Ninety-three percent of the state's budget is spent on education, health care, human services, transportation, public safety, property tax relief and local government aid. Another 3 percent goes to debt service. GOP Rep. Tom Emmer pretends that merging state agencies will eliminate the deficit. That's absurd fiction, and his continued pretension insults the high intelligence of Minnesota voters.

The truth is that state government spends its revenues on us, the people of Minnesota, and on services that benefit us. Certainly there can and must be improvements and greater efficiencies. However, eliminating $6 billion of spending would have severe consequences, which is why Emmer is afraid to tell us what they are.

There is a much better alternative. As governor, I will make the richest Minnesotans pay their fair share of taxes. The Minnesota Department of Revenue reports that, as a percentage of income, the wealthiest 10 percent of our citizens pay only three-fourths as much in state and local taxes as do the rest of Minnesotans. The richest 1 percent, who on average make over $1.2 million a year, pay only two-thirds as much.

If they all paid the same percentage of their incomes as everyone else, there would be an additional $4 billion in revenues for the next biennium. That would eliminate two-thirds of our state's next budget deficit.

It would allow us to begin to restore our commitment to education. To serve our senior citizens. To lower property taxes.

The current candidates for governor should be judged by this very important measure. Are they for protecting tax breaks for the richest Minnesotans, or for building a better state for all Minnesotans?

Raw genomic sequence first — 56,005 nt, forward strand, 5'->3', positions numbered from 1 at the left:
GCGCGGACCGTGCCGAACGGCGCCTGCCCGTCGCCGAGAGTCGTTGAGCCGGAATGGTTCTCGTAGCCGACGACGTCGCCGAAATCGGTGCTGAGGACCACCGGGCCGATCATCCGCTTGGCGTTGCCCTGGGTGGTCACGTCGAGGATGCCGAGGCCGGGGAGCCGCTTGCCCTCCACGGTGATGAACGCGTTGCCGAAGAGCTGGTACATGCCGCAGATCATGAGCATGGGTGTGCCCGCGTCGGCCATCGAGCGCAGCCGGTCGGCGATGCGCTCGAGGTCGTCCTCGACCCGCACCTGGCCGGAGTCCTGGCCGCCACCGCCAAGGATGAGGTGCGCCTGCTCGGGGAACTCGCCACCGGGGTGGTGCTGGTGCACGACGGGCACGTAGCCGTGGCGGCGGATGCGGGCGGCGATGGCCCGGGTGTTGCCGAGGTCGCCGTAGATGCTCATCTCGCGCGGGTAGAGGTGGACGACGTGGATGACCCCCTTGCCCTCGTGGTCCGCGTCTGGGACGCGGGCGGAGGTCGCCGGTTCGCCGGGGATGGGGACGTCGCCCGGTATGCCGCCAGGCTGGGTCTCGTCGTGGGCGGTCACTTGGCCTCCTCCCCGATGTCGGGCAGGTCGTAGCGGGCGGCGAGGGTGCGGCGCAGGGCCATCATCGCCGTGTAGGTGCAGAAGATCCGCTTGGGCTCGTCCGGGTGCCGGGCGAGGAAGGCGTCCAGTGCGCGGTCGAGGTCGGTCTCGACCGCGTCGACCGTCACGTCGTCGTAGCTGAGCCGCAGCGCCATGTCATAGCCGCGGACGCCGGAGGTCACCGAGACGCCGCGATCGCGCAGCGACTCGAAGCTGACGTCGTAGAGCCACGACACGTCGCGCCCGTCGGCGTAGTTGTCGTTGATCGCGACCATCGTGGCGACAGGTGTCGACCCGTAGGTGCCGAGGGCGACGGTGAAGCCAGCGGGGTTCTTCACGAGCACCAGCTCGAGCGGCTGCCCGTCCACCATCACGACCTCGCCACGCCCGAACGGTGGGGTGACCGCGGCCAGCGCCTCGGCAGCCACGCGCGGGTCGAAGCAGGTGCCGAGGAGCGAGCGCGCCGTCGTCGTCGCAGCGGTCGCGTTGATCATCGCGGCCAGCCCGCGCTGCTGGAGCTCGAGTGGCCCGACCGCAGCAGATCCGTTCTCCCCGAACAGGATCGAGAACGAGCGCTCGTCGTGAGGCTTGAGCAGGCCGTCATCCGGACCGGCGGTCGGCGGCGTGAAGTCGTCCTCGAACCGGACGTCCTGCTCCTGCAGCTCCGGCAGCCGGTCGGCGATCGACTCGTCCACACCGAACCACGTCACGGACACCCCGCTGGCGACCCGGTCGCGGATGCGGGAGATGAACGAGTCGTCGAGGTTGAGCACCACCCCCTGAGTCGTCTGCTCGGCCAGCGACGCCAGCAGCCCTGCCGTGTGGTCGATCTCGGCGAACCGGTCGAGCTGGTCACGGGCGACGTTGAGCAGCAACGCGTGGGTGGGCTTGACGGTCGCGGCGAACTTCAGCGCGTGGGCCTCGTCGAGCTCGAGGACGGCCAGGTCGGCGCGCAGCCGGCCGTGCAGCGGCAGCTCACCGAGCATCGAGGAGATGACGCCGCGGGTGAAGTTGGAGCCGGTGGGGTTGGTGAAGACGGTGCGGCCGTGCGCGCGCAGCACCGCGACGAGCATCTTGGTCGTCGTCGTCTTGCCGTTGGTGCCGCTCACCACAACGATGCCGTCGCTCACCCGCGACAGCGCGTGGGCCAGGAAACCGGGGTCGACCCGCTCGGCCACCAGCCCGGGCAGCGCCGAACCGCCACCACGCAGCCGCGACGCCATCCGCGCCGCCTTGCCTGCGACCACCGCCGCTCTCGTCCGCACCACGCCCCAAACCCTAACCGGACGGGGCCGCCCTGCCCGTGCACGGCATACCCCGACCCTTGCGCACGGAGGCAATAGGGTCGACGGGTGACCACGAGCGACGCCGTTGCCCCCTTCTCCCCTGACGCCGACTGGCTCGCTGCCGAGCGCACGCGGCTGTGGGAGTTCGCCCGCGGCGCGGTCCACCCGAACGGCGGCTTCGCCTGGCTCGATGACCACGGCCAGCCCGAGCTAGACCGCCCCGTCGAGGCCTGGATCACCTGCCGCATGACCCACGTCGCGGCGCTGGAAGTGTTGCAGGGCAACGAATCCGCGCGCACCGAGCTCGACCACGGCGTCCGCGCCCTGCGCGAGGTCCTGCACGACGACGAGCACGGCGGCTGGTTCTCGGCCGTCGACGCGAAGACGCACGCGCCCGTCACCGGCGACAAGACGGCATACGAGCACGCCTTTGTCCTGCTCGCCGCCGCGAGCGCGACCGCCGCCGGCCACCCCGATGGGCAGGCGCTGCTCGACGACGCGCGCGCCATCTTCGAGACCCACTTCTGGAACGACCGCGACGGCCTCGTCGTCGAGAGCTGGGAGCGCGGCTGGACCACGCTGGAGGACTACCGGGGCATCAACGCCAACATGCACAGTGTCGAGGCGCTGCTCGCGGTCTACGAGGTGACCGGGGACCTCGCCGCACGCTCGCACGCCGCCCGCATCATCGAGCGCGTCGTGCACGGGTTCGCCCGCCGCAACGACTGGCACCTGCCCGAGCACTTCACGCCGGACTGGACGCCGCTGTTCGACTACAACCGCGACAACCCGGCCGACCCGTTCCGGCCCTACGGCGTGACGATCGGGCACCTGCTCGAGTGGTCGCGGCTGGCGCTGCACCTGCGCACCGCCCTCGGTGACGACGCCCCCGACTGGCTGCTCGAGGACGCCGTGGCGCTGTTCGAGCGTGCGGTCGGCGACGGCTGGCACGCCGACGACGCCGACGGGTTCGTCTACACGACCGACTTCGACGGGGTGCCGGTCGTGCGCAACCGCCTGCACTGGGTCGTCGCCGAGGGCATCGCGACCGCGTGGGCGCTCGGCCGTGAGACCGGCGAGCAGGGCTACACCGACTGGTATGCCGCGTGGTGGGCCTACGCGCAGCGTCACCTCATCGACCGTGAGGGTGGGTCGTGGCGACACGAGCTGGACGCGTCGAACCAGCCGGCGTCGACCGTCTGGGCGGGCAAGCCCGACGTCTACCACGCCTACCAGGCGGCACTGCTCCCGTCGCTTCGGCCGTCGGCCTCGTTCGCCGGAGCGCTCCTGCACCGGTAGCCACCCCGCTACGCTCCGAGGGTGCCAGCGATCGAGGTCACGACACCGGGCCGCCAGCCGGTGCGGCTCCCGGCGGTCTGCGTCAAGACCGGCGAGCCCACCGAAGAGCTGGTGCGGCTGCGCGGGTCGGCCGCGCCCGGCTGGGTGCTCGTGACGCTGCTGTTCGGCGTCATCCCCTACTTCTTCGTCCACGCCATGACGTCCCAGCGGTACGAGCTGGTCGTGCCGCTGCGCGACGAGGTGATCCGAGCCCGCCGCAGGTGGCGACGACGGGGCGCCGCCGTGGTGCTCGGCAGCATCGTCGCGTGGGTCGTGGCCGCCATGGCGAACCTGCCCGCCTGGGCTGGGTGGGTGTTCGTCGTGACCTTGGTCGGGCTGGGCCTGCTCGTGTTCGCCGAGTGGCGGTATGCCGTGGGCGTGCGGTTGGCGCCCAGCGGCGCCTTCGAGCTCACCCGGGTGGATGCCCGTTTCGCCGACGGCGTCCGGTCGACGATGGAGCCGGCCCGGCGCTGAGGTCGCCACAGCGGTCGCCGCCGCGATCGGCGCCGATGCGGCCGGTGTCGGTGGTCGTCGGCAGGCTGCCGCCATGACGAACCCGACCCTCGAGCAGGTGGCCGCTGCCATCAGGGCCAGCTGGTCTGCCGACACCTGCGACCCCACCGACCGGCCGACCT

More than anyone else, I will close tax loopholes favoring the rich, make them pay their fair share of taxes, and invest that money in better education and a better future for all Minnesotans.

Former U.S. Sen. Mark Dayton is a DFL candidate for governor.
---------------------------------------------------------- ----------------

Conservative Republicans, the wealthy elite, and Tea Party activists love to complain about taxes, even though many of them pay none at all or pay a much lower proportional percentage than do working and middle income Americans. They infer that they are being punished for being wealthy for showing initiative and generating wealth. They scream this nonsense even as they freeze wages, scale down benefits, and export the jobs of their employees. And even after taxes, they still have far, far more money left over to play with than do working Americans. Patriot, Founding Father, and President Thomas Jefferson is spinning in his grave...


Wednesday, June 23, 2010


Just a few thoughts on some of our current events: